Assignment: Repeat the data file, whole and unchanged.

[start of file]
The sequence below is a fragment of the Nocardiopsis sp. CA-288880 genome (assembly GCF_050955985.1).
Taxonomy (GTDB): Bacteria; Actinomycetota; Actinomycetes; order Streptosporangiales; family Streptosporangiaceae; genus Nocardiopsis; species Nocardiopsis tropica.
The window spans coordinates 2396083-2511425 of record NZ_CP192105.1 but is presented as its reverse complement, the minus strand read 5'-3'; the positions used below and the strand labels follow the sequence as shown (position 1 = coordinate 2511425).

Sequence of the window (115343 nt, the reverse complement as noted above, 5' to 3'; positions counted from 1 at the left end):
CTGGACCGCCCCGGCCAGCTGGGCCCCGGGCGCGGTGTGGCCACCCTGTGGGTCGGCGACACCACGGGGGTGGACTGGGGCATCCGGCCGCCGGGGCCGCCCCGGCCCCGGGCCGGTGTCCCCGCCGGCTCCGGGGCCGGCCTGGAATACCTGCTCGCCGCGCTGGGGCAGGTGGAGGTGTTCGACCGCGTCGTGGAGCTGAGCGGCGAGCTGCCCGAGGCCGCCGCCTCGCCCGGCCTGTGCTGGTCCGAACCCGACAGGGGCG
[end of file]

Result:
The sequence below is a fragment of the Nocardiopsis sp. CA-288880 genome (assembly GCF_050955985.1).
Taxonomy (GTDB): Bacteria; Actinomycetota; Actinomycetes; order Streptosporangiales; family Streptosporangiaceae; genus Nocardiopsis; species Nocardiopsis tropica.
The window spans coordinates 2396083-2511425 of record NZ_CP192105.1 but is presented as its reverse complement, the minus strand read 5'-3'; the positions used below and the strand labels follow the sequence as shown (position 1 = coordinate 2511425).

Sequence of the window (115343 nt, the reverse complement as noted above, 5' to 3'; positions counted from 1 at the left end):
CTGGACCGCCCCGGCCAGCTGGGCCCCGGGCGCGGTGTGGCCACCCTGTGGGTCGGCGACACCACGGGGGTGGACTGGGGCATCCGGCCGCCGGGGCCGCCCCGGCCCCGGGCCGGTGTCCCCGCCGGCTCCGGGGCCGGCCTGGAATACCTGCTCGCCGCGCTGGGGCAGGTGGAGGTGTTCGACCGCGTCGTGGAGCTGAGCGGCGAGCTGCCCGAGGCCGCCGCCTCGCCCGGCCTGTGCTGGTCCGAACCCGACAGGGGCG